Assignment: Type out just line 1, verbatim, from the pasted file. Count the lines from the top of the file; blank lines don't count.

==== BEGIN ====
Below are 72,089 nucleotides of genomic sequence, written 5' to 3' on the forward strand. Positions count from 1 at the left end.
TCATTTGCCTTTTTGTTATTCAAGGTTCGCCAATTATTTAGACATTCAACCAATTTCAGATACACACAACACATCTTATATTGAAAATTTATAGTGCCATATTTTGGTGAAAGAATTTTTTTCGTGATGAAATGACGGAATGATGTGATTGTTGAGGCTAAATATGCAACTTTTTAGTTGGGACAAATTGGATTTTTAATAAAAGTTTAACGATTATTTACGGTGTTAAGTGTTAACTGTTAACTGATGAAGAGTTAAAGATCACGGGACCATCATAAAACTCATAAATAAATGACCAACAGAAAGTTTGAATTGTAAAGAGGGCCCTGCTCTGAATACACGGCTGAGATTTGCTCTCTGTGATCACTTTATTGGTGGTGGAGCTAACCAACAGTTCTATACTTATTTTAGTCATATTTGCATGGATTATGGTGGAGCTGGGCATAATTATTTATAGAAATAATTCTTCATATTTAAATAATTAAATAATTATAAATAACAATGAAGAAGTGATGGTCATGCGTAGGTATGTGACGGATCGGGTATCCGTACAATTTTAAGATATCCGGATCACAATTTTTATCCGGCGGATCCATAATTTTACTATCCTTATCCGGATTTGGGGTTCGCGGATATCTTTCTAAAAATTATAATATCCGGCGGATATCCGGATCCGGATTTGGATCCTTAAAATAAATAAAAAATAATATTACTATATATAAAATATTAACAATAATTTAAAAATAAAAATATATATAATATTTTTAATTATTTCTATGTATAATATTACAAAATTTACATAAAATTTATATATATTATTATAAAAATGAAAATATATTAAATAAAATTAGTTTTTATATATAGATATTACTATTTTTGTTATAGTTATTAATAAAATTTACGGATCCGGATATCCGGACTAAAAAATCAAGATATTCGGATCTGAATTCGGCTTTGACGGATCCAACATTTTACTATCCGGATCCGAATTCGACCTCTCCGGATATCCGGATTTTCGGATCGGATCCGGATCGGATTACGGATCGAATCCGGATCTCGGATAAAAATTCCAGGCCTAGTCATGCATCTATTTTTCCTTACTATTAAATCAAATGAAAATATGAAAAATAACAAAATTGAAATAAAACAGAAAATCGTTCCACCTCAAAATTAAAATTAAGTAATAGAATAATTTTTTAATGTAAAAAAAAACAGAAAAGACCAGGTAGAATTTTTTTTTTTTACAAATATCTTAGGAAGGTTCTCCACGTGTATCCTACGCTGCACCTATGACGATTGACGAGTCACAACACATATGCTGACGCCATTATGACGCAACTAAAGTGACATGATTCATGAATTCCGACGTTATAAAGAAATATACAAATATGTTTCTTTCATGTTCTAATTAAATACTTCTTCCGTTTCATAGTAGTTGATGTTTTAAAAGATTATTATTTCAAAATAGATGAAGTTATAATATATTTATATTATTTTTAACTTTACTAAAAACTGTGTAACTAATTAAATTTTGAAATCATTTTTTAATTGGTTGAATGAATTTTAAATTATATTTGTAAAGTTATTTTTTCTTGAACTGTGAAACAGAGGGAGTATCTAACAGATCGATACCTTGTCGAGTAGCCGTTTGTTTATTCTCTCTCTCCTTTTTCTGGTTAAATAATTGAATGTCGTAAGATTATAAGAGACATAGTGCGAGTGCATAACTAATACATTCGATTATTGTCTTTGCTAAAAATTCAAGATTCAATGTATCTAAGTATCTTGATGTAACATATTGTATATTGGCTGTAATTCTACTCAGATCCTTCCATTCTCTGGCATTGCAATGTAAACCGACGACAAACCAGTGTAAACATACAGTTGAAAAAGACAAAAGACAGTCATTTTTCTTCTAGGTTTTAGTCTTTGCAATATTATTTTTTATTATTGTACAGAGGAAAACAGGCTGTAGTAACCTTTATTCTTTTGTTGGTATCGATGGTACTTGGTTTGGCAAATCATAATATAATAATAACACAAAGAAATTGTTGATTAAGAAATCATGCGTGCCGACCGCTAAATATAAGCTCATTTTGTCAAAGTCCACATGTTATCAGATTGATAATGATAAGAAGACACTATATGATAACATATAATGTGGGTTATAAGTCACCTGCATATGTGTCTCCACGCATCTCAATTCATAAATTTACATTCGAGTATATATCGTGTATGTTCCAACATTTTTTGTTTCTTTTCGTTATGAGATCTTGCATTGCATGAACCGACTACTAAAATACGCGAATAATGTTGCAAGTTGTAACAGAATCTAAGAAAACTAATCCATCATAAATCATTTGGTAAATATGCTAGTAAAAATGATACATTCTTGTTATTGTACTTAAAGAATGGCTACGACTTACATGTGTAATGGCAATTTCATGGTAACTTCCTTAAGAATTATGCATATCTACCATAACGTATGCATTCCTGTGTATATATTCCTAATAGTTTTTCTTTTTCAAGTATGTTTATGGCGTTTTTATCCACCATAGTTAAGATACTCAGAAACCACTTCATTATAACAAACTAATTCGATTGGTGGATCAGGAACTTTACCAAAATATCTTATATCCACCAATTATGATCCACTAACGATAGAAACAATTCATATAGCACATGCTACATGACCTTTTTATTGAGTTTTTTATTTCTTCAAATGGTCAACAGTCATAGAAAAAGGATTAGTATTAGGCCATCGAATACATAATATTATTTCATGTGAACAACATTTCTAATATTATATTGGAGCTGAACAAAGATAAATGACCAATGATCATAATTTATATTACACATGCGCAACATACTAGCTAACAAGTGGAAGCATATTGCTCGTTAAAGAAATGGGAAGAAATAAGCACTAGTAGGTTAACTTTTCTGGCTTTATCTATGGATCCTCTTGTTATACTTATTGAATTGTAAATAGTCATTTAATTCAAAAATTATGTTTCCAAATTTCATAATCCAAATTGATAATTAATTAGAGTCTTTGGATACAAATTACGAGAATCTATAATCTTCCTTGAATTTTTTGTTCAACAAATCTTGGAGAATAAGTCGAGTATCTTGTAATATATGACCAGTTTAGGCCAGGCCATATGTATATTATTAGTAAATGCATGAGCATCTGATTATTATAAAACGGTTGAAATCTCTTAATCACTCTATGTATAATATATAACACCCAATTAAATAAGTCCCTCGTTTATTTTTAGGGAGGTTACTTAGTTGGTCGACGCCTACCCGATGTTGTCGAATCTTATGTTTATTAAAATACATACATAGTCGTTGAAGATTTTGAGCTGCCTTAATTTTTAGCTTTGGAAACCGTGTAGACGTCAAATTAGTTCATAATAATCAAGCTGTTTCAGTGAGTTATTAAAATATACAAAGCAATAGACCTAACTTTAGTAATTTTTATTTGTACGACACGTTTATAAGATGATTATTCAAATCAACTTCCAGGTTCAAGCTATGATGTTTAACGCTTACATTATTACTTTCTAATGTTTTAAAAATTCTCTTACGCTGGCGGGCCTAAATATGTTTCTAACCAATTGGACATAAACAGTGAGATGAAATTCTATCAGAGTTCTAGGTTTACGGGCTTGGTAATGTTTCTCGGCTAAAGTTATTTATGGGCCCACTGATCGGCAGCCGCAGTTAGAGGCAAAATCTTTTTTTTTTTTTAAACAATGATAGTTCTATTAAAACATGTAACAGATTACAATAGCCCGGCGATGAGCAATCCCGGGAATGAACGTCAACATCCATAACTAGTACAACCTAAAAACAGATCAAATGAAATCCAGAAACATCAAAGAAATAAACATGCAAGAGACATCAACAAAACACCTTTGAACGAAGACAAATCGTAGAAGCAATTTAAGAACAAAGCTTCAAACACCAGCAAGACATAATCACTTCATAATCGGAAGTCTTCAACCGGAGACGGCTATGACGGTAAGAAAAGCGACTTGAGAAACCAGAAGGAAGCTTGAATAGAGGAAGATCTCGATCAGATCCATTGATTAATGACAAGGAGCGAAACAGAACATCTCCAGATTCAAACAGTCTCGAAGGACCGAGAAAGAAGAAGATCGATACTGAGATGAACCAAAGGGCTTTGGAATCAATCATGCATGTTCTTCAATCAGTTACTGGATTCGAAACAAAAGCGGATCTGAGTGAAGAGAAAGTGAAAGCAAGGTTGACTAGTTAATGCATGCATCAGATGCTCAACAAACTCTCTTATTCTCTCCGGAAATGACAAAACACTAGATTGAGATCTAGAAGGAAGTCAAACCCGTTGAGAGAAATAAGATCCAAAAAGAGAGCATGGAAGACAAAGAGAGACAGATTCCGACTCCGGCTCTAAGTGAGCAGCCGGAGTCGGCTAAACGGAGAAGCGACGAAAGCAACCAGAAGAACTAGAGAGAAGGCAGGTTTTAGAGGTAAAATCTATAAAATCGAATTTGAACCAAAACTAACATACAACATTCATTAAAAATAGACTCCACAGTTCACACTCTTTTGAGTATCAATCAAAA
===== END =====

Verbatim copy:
Below are 72,089 nucleotides of genomic sequence, written 5' to 3' on the forward strand. Positions count from 1 at the left end.